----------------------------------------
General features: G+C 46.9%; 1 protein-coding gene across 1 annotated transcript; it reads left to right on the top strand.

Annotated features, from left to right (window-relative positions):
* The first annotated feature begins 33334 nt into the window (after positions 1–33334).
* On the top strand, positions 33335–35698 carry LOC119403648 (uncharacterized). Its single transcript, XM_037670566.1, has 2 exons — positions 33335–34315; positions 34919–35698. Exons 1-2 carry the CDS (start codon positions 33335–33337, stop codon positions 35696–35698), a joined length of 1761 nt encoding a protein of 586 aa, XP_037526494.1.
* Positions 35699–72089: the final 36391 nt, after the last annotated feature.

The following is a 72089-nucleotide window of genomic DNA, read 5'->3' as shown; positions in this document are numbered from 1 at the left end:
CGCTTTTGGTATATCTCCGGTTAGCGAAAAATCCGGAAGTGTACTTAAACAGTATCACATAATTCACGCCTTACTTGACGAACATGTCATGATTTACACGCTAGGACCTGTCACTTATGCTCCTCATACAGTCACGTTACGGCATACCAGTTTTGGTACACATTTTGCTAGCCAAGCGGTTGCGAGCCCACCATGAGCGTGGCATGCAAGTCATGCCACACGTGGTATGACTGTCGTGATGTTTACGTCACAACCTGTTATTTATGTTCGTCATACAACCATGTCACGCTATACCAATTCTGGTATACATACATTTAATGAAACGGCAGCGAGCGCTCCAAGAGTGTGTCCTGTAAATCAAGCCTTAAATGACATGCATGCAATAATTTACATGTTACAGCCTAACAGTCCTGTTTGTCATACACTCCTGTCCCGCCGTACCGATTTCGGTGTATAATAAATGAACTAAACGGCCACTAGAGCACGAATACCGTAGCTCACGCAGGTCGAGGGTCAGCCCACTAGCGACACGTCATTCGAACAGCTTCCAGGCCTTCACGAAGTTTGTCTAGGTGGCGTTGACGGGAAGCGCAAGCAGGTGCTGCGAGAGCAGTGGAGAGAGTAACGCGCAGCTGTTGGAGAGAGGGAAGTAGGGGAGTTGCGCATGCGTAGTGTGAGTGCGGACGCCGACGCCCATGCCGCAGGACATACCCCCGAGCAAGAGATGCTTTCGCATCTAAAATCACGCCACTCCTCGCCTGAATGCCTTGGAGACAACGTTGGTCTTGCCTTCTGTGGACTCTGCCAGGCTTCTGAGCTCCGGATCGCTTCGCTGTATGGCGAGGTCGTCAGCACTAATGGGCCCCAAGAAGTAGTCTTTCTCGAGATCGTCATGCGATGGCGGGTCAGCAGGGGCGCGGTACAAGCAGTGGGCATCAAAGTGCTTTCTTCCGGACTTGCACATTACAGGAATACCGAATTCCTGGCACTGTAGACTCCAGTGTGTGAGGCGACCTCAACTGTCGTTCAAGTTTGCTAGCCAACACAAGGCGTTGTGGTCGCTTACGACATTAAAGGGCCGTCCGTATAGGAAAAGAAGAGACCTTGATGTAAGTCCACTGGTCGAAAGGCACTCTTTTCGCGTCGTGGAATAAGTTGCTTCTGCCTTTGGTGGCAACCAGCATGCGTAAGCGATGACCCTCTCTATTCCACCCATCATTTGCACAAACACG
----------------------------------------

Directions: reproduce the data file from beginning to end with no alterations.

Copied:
General features: G+C 46.9%; 1 protein-coding gene across 1 annotated transcript; it reads left to right on the top strand.

Annotated features, from left to right (window-relative positions):
* The first annotated feature begins 33334 nt into the window (after positions 1–33334).
* On the top strand, positions 33335–35698 carry LOC119403648 (uncharacterized). Its single transcript, XM_037670566.1, has 2 exons — positions 33335–34315; positions 34919–35698. Exons 1-2 carry the CDS (start codon positions 33335–33337, stop codon positions 35696–35698), a joined length of 1761 nt encoding a protein of 586 aa, XP_037526494.1.
* Positions 35699–72089: the final 36391 nt, after the last annotated feature.

The following is a 72089-nucleotide window of genomic DNA, read 5'->3' as shown; positions in this document are numbered from 1 at the left end:
CGCTTTTGGTATATCTCCGGTTAGCGAAAAATCCGGAAGTGTACTTAAACAGTATCACATAATTCACGCCTTACTTGACGAACATGTCATGATTTACACGCTAGGACCTGTCACTTATGCTCCTCATACAGTCACGTTACGGCATACCAGTTTTGGTACACATTTTGCTAGCCAAGCGGTTGCGAGCCCACCATGAGCGTGGCATGCAAGTCATGCCACACGTGGTATGACTGTCGTGATGTTTACGTCACAACCTGTTATTTATGTTCGTCATACAACCATGTCACGCTATACCAATTCTGGTATACATACATTTAATGAAACGGCAGCGAGCGCTCCAAGAGTGTGTCCTGTAAATCAAGCCTTAAATGACATGCATGCAATAATTTACATGTTACAGCCTAACAGTCCTGTTTGTCATACACTCCTGTCCCGCCGTACCGATTTCGGTGTATAATAAATGAACTAAACGGCCACTAGAGCACGAATACCGTAGCTCACGCAGGTCGAGGGTCAGCCCACTAGCGACACGTCATTCGAACAGCTTCCAGGCCTTCACGAAGTTTGTCTAGGTGGCGTTGACGGGAAGCGCAAGCAGGTGCTGCGAGAGCAGTGGAGAGAGTAACGCGCAGCTGTTGGAGAGAGGGAAGTAGGGGAGTTGCGCATGCGTAGTGTGAGTGCGGACGCCGACGCCCATGCCGCAGGACATACCCCCGAGCAAGAGATGCTTTCGCATCTAAAATCACGCCACTCCTCGCCTGAATGCCTTGGAGACAACGTTGGTCTTGCCTTCTGTGGACTCTGCCAGGCTTCTGAGCTCCGGATCGCTTCGCTGTATGGCGAGGTCGTCAGCACTAATGGGCCCCAAGAAGTAGTCTTTCTCGAGATCGTCATGCGATGGCGGGTCAGCAGGGGCGCGGTACAAGCAGTGGGCATCAAAGTGCTTTCTTCCGGACTTGCACATTACAGGAATACCGAATTCCTGGCACTGTAGACTCCAGTGTGTGAGGCGACCTCAACTGTCGTTCAAGTTTGCTAGCCAACACAAGGCGTTGTGGTCGCTTACGACATTAAAGGGCCGTCCGTATAGGAAAAGAAGAGACCTTGATGTAAGTCCACTGGTCGAAAGGCACTCTTTTCGCGTCGTGGAATAAGTTGCTTCTGCCTTTGGTGGCAACCAGCATGCGTAAGCGATGACCCTCTCTATTCCACCCATCATTTGCACAAACACG